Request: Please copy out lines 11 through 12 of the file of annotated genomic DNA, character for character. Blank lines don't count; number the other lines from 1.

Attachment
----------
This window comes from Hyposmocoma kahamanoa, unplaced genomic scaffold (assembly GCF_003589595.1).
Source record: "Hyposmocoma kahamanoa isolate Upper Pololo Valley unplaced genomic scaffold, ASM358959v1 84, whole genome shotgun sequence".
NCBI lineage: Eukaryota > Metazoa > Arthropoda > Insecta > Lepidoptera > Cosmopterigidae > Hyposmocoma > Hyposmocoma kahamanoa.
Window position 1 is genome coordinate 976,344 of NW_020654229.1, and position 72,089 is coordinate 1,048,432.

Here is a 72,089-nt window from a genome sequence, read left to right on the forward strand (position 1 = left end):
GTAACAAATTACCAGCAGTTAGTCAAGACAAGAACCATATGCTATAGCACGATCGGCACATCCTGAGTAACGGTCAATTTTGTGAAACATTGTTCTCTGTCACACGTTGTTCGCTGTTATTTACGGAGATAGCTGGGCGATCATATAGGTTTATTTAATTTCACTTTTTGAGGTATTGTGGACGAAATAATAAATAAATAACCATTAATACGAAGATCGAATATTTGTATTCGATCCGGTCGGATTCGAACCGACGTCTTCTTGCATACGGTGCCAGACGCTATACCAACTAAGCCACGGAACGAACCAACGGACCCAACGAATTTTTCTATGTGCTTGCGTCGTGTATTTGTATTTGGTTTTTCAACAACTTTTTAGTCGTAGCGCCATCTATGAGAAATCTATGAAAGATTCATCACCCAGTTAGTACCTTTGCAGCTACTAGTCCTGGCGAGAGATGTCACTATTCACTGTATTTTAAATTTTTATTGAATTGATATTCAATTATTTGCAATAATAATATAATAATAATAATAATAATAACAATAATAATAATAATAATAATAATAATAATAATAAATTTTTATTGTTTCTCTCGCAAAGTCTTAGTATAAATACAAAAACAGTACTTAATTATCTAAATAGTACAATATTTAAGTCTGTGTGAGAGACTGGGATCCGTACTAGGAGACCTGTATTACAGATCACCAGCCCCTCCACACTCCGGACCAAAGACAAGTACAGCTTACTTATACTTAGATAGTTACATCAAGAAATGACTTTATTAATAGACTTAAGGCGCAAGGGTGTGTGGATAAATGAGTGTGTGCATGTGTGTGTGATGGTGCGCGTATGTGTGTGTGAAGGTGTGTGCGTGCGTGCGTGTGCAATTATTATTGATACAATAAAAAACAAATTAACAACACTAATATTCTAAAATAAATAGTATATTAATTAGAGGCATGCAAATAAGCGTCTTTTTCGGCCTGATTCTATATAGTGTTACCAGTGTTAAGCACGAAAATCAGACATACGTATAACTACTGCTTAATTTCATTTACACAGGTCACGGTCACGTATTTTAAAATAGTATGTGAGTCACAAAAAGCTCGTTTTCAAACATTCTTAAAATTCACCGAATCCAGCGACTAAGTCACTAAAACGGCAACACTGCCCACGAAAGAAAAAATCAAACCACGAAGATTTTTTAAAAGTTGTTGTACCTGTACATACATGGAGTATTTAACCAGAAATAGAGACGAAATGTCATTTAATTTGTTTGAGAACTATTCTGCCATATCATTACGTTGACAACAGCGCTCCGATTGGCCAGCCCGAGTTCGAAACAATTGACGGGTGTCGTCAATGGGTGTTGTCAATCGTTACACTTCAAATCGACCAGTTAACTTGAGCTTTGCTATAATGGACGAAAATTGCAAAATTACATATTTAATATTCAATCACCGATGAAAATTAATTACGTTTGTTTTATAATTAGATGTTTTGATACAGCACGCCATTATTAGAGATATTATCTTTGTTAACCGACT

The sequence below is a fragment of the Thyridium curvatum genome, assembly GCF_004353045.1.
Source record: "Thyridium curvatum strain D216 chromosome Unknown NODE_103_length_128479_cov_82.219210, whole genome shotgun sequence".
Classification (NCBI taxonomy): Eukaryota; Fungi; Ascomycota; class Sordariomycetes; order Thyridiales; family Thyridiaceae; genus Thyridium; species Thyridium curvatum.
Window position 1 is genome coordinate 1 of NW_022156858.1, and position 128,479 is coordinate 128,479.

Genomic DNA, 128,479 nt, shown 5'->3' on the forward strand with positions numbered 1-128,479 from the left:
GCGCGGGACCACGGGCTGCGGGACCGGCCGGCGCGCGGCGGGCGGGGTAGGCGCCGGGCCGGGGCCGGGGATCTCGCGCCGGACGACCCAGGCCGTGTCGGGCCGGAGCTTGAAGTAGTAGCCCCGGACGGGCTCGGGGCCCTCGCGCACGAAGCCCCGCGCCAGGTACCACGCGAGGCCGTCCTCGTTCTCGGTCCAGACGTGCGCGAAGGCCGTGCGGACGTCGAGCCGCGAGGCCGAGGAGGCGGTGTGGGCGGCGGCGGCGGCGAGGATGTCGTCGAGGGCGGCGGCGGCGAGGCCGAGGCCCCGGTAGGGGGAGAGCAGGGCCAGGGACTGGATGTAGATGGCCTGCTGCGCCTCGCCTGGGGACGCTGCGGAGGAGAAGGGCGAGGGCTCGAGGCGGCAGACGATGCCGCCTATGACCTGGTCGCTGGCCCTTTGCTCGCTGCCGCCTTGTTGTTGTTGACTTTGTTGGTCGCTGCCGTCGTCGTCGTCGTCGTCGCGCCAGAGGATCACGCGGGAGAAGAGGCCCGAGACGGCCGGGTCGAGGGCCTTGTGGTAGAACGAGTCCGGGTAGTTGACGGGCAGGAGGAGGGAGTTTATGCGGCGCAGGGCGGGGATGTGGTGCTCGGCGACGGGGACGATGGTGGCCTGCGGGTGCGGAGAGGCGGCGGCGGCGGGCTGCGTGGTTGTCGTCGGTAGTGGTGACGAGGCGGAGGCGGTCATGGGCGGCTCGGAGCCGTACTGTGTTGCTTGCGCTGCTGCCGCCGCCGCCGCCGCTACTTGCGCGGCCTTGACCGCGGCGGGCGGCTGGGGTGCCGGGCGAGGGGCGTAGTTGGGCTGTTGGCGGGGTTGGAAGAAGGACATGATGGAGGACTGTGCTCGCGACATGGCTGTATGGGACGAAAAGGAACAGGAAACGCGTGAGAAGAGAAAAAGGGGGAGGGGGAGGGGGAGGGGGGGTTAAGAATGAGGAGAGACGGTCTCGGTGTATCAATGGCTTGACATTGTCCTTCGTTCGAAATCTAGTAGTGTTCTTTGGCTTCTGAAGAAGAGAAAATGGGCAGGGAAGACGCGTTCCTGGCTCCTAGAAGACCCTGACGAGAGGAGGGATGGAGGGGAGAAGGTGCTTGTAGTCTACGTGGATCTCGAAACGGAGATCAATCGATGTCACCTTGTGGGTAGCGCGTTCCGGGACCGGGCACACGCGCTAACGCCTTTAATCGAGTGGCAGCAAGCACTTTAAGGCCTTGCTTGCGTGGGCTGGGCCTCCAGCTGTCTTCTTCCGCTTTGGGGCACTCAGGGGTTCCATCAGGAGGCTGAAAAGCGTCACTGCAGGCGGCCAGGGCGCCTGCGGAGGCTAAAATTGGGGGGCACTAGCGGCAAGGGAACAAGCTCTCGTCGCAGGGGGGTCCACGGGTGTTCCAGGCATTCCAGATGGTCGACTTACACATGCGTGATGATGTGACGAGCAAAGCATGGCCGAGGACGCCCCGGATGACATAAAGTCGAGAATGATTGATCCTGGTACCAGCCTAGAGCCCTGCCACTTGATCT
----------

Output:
Genomic DNA, 128,479 nt, shown 5'->3' on the forward strand with positions numbered 1-128,479 from the left:
GCGCGGGACCACGGGCTGCGGGACCGGCCGGCGCGCGGCGGGCGGGGTAGGCGCCGGGCCGGGGCCGGGGATCTCGCGCCGGACGACCCAGGCCGTGTCGGGCCGGAGCTTGAAGTAGTAGCCCCGGACGGGCTCGGGGCCCTCGCGCACGAAGCCCCGCGCCAGGTACCACGCGAGGCCGTCCTCGTTCTCGGTCCAGACGTGCGCGAAGGCCGTGCGGACGTCGAGCCGCGAGGCCGAGGAGGCGGTGTGGGCGGCGGCGGCGGCGAGGATGTCGTCGAGGGCGGCGGCGGCGAGGCCGAGGCCCCGGTAGGGGGAGAGCAGGGCCAGGGACTGGATGTAGATGGCCTGCTGCGCCTCGCCTGGGGACGCTGCGGAGGAGAAGGGCGAGGGCTCGAGGCGGCAGACGATGCCGCCTATGACCTGGTCGCTGGCCCTTTGCTCGCTGCCGCCTTGTTGTTGTTGACTTTGTTGGTCGCTGCCGTCGTCGTCGTCGTCGTCGCGCCAGAGGATCACGCGGGAGAAGAGGCCCGAGACGGCCGGGTCGAGGGCCTTGTGGTAGAACGAGTCCGGGTAGTTGACGGGCAGGAGGAGGGAGTTTATGCGGCGCAGGGCGGGGATGTGGTGCTCGGCGACGGGGACGATGGTGGCCTGCGGGTGCGGAGAGGCGGCGGCGGCGGGCTGCGTGGTTGTCGTCGGTAGTGGTGACGAGGCGGAGGCGGTCATGGGCGGCTCGGAGCCGTACTGTGTTGCTTGCGCTGCTGCCGCCGCCGCCGCCGCTACTTGCGCGGCCTTGACCGCGGCGGGCGGCTGGGGTGCCGGGCGAGGGGCGTAGTTGGGCTGTTGGCGGGGTTGGAAGAAGGACATGATGGAGGACTGTGCTCGCGACATGGCTGTATGGGACGAAAAGGAACAGGAAACGCGTGAGAAGAGAAAAAGGGGGAGGGGGAGGGGGAGGGGGGGTTAAGAATGAGGAGAGACGGTCTCGGTGTATCAATGGCTTGACATTGTCCTTCGTTCGAAATCTAGTAGTGTTCTTTGGCTTCTGAAGAAGAGAAAATGGGCAGGGAAGACGCGTTCCTGGCTCCTAGAAGACCCTGACGAGAGGAGGGATGGAGGGGAGAAGGTGCTTGTAGTCTACGTGGATCTCGAAACGGAGATCAATCGATGTCACCTTGTGGGTAGCGCGTTCCGGGACCGGGCACACGCGCTAACGCCTTTAATCGAGTGGCAGCAAGCACTTTAAGGCCTTGCTTGCGTGGGCTGGGCCTCCAGCTGTCTTCTTCCGCTTTGGGGCACTCAGGGGTTCCATCAGGAGGCTGAAAAGCGTCACTGCAGGCGGCCAGGGCGCCTGCGGAGGCTAAAATTGGGGGGCACTAGCGGCAAGGGAACAAGCTCTCGTCGCAGGGGGGTCCACGGGTGTTCCAGGCATTCCAGATGGTCGACTTACACATGCGTGATGATGTGACGAGCAAAGCATGGCCGAGGACGCCCCGGATGACATAAAGTCGAGAATGATTGATCCTGGTACCAGCCTAGAGCCCTGCCACTTGATCT